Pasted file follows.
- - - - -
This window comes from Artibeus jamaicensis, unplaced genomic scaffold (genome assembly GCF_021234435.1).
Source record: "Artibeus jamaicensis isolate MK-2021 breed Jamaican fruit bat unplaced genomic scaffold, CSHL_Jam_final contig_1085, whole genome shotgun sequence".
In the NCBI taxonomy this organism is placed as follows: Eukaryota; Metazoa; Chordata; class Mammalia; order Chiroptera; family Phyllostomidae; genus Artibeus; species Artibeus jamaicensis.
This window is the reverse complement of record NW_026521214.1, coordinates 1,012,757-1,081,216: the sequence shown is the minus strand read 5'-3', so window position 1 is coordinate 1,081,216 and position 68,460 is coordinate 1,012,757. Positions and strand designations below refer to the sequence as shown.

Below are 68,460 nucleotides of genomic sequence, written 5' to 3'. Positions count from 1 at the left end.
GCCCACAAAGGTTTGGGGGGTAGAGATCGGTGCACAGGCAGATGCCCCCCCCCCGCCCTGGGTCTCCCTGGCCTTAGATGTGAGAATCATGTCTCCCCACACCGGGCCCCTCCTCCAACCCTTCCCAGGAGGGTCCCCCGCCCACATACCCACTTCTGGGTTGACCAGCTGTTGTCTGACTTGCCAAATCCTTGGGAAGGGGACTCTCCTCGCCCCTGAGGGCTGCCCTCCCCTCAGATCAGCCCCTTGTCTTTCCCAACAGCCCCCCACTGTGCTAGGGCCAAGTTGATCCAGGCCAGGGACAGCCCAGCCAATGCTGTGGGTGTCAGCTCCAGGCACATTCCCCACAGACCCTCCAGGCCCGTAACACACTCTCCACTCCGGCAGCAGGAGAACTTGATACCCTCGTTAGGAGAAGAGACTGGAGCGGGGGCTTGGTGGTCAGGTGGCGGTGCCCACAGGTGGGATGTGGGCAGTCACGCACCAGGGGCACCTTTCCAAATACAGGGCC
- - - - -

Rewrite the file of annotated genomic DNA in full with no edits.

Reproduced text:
This window comes from Artibeus jamaicensis, unplaced genomic scaffold (genome assembly GCF_021234435.1).
Source record: "Artibeus jamaicensis isolate MK-2021 breed Jamaican fruit bat unplaced genomic scaffold, CSHL_Jam_final contig_1085, whole genome shotgun sequence".
In the NCBI taxonomy this organism is placed as follows: Eukaryota; Metazoa; Chordata; class Mammalia; order Chiroptera; family Phyllostomidae; genus Artibeus; species Artibeus jamaicensis.
This window is the reverse complement of record NW_026521214.1, coordinates 1,012,757-1,081,216: the sequence shown is the minus strand read 5'-3', so window position 1 is coordinate 1,081,216 and position 68,460 is coordinate 1,012,757. Positions and strand designations below refer to the sequence as shown.

Below are 68,460 nucleotides of genomic sequence, written 5' to 3'. Positions count from 1 at the left end.
GCCCACAAAGGTTTGGGGGGTAGAGATCGGTGCACAGGCAGATGCCCCCCCCCCGCCCTGGGTCTCCCTGGCCTTAGATGTGAGAATCATGTCTCCCCACACCGGGCCCCTCCTCCAACCCTTCCCAGGAGGGTCCCCCGCCCACATACCCACTTCTGGGTTGACCAGCTGTTGTCTGACTTGCCAAATCCTTGGGAAGGGGACTCTCCTCGCCCCTGAGGGCTGCCCTCCCCTCAGATCAGCCCCTTGTCTTTCCCAACAGCCCCCCACTGTGCTAGGGCCAAGTTGATCCAGGCCAGGGACAGCCCAGCCAATGCTGTGGGTGTCAGCTCCAGGCACATTCCCCACAGACCCTCCAGGCCCGTAACACACTCTCCACTCCGGCAGCAGGAGAACTTGATACCCTCGTTAGGAGAAGAGACTGGAGCGGGGGCTTGGTGGTCAGGTGGCGGTGCCCACAGGTGGGATGTGGGCAGTCACGCACCAGGGGCACCTTTCCAAATACAGGGCC